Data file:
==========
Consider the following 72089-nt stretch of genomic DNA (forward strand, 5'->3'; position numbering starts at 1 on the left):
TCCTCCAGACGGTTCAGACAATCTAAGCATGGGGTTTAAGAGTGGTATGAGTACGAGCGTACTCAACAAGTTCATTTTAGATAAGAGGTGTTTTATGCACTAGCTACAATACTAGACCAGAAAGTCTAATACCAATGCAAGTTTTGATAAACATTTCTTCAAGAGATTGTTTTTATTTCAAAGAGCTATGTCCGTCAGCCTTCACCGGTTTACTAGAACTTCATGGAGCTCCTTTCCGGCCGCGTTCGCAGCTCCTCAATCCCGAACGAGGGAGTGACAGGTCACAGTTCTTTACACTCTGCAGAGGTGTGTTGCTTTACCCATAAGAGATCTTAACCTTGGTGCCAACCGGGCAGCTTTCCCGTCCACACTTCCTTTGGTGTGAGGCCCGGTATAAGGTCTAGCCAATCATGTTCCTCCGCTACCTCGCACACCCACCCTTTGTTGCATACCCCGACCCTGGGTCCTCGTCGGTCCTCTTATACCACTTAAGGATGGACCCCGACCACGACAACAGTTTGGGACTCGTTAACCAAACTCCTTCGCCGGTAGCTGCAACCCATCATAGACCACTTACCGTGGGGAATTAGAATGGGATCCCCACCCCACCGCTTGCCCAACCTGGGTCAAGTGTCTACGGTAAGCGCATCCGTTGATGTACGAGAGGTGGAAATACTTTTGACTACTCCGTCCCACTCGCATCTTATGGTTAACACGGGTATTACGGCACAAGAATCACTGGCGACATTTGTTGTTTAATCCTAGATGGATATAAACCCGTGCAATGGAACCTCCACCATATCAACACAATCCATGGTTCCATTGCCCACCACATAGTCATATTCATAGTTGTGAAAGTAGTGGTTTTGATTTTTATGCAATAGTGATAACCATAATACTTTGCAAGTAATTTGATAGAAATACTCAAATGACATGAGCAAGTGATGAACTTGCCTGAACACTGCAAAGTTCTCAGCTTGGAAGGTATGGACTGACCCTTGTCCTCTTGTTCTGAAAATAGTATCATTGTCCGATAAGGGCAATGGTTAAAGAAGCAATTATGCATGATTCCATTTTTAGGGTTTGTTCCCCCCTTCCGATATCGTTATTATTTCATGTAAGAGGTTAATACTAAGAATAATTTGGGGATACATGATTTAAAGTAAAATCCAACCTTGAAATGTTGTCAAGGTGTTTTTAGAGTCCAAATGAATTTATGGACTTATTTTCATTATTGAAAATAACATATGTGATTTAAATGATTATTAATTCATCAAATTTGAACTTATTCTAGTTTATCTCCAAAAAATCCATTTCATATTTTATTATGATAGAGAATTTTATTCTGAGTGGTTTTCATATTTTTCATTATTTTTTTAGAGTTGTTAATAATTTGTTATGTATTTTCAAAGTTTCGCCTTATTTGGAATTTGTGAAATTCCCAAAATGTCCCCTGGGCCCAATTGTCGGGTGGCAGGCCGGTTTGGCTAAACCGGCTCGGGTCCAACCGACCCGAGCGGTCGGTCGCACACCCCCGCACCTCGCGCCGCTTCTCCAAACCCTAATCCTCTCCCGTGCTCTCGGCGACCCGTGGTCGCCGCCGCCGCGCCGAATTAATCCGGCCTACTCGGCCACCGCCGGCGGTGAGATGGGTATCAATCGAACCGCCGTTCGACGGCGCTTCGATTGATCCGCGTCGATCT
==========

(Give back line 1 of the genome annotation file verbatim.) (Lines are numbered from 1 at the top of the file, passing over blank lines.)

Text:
Consider the following 72089-nt stretch of genomic DNA (forward strand, 5'->3'; position numbering starts at 1 on the left):